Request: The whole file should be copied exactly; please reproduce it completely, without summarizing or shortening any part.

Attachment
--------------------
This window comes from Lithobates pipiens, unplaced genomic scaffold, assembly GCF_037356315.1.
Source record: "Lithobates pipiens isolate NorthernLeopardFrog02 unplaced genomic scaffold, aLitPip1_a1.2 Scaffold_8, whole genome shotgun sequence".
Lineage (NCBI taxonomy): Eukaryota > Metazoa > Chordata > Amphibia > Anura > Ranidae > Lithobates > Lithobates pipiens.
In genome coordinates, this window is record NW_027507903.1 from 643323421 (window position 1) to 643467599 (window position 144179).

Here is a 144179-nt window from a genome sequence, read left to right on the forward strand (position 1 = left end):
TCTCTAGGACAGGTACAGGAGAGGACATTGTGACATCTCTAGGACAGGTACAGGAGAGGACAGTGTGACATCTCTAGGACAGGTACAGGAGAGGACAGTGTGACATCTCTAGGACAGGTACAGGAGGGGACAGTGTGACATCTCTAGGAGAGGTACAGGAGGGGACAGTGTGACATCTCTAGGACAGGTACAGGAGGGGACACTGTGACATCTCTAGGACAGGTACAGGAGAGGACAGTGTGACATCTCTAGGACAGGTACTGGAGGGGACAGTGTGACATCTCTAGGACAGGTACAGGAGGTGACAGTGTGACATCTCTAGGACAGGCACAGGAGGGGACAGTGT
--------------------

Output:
This window comes from Lithobates pipiens, unplaced genomic scaffold, assembly GCF_037356315.1.
Source record: "Lithobates pipiens isolate NorthernLeopardFrog02 unplaced genomic scaffold, aLitPip1_a1.2 Scaffold_8, whole genome shotgun sequence".
Lineage (NCBI taxonomy): Eukaryota > Metazoa > Chordata > Amphibia > Anura > Ranidae > Lithobates > Lithobates pipiens.
In genome coordinates, this window is record NW_027507903.1 from 643323421 (window position 1) to 643467599 (window position 144179).

Here is a 144179-nt window from a genome sequence, read left to right on the forward strand (position 1 = left end):
TCTCTAGGACAGGTACAGGAGAGGACATTGTGACATCTCTAGGACAGGTACAGGAGAGGACAGTGTGACATCTCTAGGACAGGTACAGGAGAGGACAGTGTGACATCTCTAGGACAGGTACAGGAGGGGACAGTGTGACATCTCTAGGAGAGGTACAGGAGGGGACAGTGTGACATCTCTAGGACAGGTACAGGAGGGGACACTGTGACATCTCTAGGACAGGTACAGGAGAGGACAGTGTGACATCTCTAGGACAGGTACTGGAGGGGACAGTGTGACATCTCTAGGACAGGTACAGGAGGTGACAGTGTGACATCTCTAGGACAGGCACAGGAGGGGACAGTGT